BBC Connected Studio close
Back in the summer, a few hardy Codegent souls huddled on the platform of Euston station at 7.00am waiting for a train to take us to the BBC in Manchester to take part in BBC's Connected Studio event.
The idea was to amass the good and the great of the digital industry and spend a day trying to work out how to solve specific issues that CBeebies audiences had (pre-school children and their parents or carers). We came up with an idea called Playroom, which looked to answer some specific questions:
1. How can we help children and their parents/carers make sense of the large volume of content available on the CBeebies site?
2. How do we encourage user-curated content? In other words, allowing the audience to group and save content relevant to them.
3. How can we track children's learning and development via the BBC over time?
4. And how can we help an audience who can't read and can't write yet, search the site?
Following our initial day, our idea was selected to take to the next level, which was a 2-day prototype hackathon. We were teamed up with Kate Drummond and Tess Foster, who had had a complimentary idea in the first session. We continued trying to answer the four questions above and developing our 'Playroom' idea into something tangible.
Playroom is a home for children's curated content. Within the child's Playroom are a series of content folders that we call 'Toyboxes'. Let's say a child watches a TV show that has a dinosaur in it. Along with their mum or dad, they create a Toybox called 'Dinosaurs' and in it they put the TV show that inspired them. We then intelligently surface other content related to both the TV show that they tagged in there as well as the term 'dinosaurs'.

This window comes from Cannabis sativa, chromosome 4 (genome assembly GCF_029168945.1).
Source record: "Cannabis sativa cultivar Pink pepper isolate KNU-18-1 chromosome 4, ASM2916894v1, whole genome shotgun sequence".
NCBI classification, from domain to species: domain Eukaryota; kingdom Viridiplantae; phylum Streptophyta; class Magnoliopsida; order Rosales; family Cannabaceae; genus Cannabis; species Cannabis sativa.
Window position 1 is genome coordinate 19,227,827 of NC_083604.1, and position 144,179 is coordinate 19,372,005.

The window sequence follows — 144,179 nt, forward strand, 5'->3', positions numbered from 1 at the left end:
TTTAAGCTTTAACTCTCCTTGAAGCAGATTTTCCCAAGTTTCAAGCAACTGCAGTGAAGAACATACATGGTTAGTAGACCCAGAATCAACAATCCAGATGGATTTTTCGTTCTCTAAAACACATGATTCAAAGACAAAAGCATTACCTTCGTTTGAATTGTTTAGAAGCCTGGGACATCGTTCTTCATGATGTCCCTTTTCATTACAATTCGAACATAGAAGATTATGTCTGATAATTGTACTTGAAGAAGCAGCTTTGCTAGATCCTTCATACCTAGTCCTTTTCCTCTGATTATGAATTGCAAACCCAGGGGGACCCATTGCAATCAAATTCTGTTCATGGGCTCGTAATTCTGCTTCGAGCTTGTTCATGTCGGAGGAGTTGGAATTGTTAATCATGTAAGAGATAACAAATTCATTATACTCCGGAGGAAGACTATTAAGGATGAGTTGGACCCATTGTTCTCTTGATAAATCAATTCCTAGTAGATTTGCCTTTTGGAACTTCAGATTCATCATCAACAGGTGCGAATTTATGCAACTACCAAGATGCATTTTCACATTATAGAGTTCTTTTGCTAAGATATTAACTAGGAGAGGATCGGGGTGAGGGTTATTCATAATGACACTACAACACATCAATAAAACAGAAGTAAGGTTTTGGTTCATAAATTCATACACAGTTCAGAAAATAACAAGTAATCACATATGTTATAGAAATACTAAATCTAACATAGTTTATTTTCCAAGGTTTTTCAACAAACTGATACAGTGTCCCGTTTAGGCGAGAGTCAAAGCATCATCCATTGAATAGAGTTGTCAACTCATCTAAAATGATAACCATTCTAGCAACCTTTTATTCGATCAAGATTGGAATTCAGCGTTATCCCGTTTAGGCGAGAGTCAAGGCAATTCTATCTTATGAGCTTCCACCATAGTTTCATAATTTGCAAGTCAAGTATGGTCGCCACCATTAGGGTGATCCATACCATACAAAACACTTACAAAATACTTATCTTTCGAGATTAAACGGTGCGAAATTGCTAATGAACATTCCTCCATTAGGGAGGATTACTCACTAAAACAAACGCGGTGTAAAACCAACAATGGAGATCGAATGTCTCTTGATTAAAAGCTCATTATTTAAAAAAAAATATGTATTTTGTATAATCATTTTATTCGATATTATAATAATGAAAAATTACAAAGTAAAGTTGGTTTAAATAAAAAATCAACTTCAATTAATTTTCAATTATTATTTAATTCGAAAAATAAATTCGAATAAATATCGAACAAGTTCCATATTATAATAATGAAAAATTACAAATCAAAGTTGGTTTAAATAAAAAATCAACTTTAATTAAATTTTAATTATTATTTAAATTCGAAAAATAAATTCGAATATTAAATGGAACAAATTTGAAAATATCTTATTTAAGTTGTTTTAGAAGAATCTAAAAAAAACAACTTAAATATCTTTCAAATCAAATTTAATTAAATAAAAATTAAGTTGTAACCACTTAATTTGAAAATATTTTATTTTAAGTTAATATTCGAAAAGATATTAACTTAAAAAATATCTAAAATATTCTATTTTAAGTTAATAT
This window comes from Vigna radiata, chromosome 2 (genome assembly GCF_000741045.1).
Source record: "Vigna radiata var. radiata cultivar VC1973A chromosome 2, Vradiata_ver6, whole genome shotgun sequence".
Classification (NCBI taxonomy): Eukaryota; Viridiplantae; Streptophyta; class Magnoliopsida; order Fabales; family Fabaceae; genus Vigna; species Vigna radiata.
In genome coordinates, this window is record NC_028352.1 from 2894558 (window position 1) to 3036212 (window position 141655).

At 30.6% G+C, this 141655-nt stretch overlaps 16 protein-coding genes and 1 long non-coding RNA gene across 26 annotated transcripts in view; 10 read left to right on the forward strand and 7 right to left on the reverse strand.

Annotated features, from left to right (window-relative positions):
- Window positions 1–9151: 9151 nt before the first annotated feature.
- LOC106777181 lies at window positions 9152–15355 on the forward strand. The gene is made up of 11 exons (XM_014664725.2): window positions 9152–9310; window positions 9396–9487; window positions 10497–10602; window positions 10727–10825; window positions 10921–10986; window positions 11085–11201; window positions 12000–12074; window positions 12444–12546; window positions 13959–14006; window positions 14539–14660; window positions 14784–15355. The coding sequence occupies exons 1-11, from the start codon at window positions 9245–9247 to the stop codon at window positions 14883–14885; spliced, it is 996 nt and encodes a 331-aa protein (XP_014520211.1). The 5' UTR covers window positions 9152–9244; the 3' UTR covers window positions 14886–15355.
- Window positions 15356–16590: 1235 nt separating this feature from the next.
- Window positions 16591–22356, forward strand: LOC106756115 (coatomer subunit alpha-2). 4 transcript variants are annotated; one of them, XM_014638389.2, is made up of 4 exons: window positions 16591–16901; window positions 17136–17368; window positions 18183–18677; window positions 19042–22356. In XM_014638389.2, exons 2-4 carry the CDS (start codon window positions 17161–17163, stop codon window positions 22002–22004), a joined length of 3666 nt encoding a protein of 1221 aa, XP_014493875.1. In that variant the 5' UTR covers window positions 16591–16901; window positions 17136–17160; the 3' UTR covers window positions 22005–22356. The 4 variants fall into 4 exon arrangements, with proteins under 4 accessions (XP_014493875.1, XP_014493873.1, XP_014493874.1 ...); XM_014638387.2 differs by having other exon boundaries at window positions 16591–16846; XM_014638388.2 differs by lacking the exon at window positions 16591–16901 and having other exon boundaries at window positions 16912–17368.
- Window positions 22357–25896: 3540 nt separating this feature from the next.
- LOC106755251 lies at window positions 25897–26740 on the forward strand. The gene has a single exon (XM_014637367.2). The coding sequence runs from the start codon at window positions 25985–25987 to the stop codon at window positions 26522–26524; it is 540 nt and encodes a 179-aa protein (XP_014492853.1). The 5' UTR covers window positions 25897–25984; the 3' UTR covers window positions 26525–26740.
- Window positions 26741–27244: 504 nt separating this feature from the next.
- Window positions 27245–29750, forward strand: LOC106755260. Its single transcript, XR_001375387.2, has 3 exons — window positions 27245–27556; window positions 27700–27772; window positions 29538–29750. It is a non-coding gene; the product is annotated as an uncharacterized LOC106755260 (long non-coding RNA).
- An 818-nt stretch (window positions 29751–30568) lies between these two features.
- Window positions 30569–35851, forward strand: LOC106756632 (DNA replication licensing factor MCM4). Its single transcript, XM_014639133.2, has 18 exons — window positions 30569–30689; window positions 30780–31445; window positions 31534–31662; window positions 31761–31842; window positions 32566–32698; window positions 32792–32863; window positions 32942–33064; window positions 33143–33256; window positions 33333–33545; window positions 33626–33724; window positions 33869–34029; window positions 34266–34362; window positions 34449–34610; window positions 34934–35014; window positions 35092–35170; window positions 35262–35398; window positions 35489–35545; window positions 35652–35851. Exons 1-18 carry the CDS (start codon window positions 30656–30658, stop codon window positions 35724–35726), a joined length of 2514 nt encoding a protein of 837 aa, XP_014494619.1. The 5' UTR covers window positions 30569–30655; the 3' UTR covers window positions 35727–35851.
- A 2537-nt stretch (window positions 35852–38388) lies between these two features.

We also provide games and tasks that feature on CBeebies that are related to Dinosaurs. Children can upload their own dinosaur drawings to the Toybox and the box grows over time. The child's parent would give access to other adults such as grandparents or cousins, who could add related content that they find, too. A grandparent might want to record a video message explaining what they have found and why they think their pre-school grandchild might like it.
As the child progresses, the toybox could move with them through CBBC and beyond. As the child gets older, more age-appropriate content could be surfaced, perhaps from BBC TV shows such as 'Walking with Dinosaurs'.
We mentioned, the search problem. When we were children the concept of 'search' was unknown: we knew where our favourite book in the school library was and we just made a beeline for that. At the same time, our search was limited to the physical content around us. As the internet has evolved, search has become second nature to us. And for young children, the concept of using visual clues to narrow their search is easily understood by children under two (if you don't believe me, watch an 18 month old navigate their way around an iPad).
But most two year olds can't read and they can't write. Children know what they like: 'Dinosaurs', 'Tractors', 'Baby Jake', but they can't type that into a search box. So we introduced some voice-recognition wizardry that was linked into the BBC's search API that we think will allow pre-school children to have more control and ownership over the content they select.
The BBC has decided that our idea has legs and is now commissioning us to develop a pilot of the Playroom idea.